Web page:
Nostalgia for the years of your youth is common enough but hankering after 90s tunes of the likes of Nirvana, Alice in Chains and erm Right Said Fred is altogether different from basing investment decisions on 20-year-old market data.
Unfortunately, investors worldwide have shied away from solar stocks in recent months as the oil price has fallen, in the mistaken belief cheaper oil-fired power makes PV a less attractive offering, at least that is what Raj Prabhu, CEO of market research company Mercom Capital, thinks is behind the sustained falls in PV stocks since May.
Prabhu says oil-fired power stations are relatively few and far between in the advanced economies of the U.S., China and Western Europe in the power landscape of 2015 and so, no matter how low the price of oil dips, the infrastructure is not in place for the black stuff to supplant solar for generating energy. Nowadays oil is chiefly used as a transport fuel, unlike back in the day, when Deeply Dippy was storming the charts.
The other way of looking at the falls in solar stocks is that this is a good time to invest in solar shares, after all, as Prabhu points out, with panel prices falling and impressive installation figures expected again this year, the market fundamentals are good, although pv magazine adds the cautionary note that solar stocks, like the fortunes of bald-headed baritone-guitar bands from the 90s, may go up as well as down.
Net metering battle lines drawn up
The battle between power companies and solar households in the U.S. is set to continue in the months ahead with 16 states considering changes to the value attributed to solar from net metering and altering net metering caps.
Net metering allows households with solar rooftops to reduce their energy bill by an amount directly related to how much power they generate and feed back into the utilities' grids.
MIT researchers say the injection of PV power into grids helps reduce the consumption of costly energy at times of peak demand, benefiting all bill-paying customers.
Utilities say solar households benefit unfairly from having panels because the costs associated with incorporating distributed generation into their grids are born by all customers, leaving non-solar households footing the bill for PV power they don't enjoy any benefit from although only one study has found empirical evidence of this a study by a consultant with strong ties to the oil and gas industry.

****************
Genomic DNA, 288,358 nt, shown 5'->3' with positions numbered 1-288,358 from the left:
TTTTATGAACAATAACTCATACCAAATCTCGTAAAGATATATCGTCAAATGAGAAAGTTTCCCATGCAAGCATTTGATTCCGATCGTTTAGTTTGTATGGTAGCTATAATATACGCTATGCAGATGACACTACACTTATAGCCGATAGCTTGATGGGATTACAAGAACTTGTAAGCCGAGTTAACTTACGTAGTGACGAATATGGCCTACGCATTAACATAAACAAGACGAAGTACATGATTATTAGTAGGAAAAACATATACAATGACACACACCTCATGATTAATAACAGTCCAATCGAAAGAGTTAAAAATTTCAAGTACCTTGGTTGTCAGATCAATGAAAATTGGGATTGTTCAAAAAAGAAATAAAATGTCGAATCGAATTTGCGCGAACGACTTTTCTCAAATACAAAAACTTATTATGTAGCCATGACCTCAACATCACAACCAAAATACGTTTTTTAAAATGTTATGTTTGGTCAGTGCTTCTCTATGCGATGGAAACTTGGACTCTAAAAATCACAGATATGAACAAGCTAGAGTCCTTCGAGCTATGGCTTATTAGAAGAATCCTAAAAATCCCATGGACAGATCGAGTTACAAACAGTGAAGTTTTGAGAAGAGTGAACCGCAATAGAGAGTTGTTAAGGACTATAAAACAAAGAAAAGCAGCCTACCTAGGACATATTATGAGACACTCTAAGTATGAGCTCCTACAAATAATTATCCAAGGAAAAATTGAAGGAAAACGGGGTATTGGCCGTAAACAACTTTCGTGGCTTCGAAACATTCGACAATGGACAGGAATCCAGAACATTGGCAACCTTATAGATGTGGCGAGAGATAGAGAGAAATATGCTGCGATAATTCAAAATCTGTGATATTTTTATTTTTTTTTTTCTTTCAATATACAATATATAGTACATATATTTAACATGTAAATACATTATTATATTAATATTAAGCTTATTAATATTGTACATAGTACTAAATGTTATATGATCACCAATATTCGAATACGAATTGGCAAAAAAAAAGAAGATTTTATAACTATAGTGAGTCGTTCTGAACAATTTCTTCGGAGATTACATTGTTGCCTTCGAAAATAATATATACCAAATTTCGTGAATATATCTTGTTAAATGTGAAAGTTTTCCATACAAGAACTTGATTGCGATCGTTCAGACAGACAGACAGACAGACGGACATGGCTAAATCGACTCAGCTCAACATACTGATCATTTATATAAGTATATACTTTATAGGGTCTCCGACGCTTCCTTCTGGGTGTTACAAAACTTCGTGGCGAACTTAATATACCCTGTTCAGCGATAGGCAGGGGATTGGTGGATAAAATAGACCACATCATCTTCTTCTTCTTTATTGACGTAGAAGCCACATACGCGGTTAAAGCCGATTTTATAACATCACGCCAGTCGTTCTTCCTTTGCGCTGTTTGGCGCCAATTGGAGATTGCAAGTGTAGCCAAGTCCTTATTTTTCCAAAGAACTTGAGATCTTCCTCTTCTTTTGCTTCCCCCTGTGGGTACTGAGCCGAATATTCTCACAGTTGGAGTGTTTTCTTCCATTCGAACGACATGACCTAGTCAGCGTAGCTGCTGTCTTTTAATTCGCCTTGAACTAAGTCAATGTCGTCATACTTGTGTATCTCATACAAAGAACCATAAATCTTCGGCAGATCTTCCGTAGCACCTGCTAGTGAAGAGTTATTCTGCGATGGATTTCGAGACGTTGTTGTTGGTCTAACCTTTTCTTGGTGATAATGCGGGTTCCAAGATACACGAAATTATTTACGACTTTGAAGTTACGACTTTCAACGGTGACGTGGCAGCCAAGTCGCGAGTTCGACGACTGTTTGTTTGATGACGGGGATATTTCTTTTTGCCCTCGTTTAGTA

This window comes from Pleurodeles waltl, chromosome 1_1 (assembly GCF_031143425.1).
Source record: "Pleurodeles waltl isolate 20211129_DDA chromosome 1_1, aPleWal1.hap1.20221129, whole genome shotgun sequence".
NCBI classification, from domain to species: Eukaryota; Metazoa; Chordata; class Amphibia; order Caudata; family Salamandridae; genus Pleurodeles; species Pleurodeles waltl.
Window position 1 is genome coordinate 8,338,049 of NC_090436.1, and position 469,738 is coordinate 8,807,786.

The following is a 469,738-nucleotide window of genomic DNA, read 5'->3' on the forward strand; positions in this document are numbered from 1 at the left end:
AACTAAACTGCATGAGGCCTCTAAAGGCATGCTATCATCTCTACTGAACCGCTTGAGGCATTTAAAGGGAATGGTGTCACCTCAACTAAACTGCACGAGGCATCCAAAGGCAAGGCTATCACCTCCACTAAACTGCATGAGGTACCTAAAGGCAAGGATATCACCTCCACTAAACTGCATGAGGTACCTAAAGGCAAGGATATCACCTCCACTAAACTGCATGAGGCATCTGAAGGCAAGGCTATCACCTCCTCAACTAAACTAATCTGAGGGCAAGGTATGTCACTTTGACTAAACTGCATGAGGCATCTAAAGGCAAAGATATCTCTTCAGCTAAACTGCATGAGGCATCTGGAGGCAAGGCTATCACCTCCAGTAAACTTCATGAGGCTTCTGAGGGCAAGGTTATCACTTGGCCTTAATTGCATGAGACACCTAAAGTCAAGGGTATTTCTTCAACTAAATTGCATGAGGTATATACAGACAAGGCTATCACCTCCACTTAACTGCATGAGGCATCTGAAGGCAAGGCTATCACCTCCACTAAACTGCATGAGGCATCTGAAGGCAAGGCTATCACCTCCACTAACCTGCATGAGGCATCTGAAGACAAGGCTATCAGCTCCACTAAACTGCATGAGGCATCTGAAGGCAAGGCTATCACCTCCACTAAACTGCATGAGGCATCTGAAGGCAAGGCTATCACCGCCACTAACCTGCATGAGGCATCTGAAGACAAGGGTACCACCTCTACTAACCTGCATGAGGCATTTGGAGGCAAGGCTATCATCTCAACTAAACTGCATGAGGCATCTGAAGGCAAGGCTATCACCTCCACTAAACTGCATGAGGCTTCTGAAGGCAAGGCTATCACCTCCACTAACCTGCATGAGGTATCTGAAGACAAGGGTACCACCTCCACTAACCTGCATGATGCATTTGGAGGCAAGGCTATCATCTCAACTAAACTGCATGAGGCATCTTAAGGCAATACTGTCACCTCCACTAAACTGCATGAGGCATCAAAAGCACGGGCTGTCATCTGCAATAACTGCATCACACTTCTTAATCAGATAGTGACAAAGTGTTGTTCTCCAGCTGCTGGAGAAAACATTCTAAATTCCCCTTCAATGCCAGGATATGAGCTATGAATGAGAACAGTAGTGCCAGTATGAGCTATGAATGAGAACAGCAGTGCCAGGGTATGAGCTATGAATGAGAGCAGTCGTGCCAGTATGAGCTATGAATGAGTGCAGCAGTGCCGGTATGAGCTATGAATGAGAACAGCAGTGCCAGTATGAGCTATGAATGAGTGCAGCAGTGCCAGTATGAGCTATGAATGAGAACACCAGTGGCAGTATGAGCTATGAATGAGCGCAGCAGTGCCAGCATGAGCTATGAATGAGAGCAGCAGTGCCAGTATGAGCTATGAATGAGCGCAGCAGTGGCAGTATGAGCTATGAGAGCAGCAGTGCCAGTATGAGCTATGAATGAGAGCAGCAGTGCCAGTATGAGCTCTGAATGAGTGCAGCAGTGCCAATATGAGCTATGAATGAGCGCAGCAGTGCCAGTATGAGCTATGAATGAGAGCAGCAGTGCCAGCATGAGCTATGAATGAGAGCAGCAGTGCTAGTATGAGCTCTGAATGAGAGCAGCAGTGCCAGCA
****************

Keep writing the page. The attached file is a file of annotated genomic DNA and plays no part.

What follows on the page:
Our correspondent probably hit the nail on the head when they said: "Utilities may be reacting more to the threat to their business model than out of concern for customers." Perish the thought.
The battle is set to rage on but with Mississippi recently becoming the 45th state to introduce net metering, having found a net benefit for ALL consumers, the debate sounds increasingly like the death wail of traditional power company business structures.
The most entertaining aspect of the story was the name of the North Carolina Clean Energy Technology Center publication which published news of the latest utility-solar skirmishes, step forward the 50 States of Solar report. Sure to be racy reading, that.
EU raises the glass … floor
There was a victory for EU ProSun Glass, this week in its solar glass guise, with the news the EU has doubled the import duties applied to Chinese-made solar glass.
The most startling revelation associated with the decision was that the previous duties applied up to 36 per cent anti-dumping penalty plus up to 17 per cent countervailing duty had not seen any rise in Chinese solar glass prices since they were introduced in May 2014.
Now the European solar manufacturing industry, which seems to basically amount to Germany's SolarWorld, will wait to see what impact the new duties, ranging from 17-75 per cent, will have, if any.
The market being disputed is worth around 200 million ($153 million), according to Reuters or, in other words, The Fairbrass Brothers scrapping over a comb.
It's SolarWorld again
And while we're on the subject of SolarWorld, you have to hand it to the big man, the company restructuring driven through last year by CEO Frank Asbeck to turn the hugely loss-making German manufacturer into a resurgent global player appears to have done the trick.
SolarWorld's figures for the second quarter and first six months of the year show Asbecks strategy of betting all, or almost all, on the burgeoning U.S. market and his high-efficiency passivated emitter rear contact (PERC) cells seems to be paying off, the company may even report a profit or at least a positive EBITDA figure in the forseeable future, with a little help from the Qatari backers that helped save the business.
Provided SolarWorld successfully fights off the $676 million lawsuit it is contesting with a silicon supplier for alleged breach of contract (you might have missed it, it's tucked away on page 39 of the shiny 44-page financial update document), the German manufacturer could be set to be a big noise on the back of its American sales.
… and it's goodnight from him
And finally, the other popular story with readers in the last seven days was the previous instalment of this weekly bulletin, which will pass into new, afr-more-capable Brummie ownership next week as I sail off into the solar sunset for a new position. Thanks for reading and please continue to do so.
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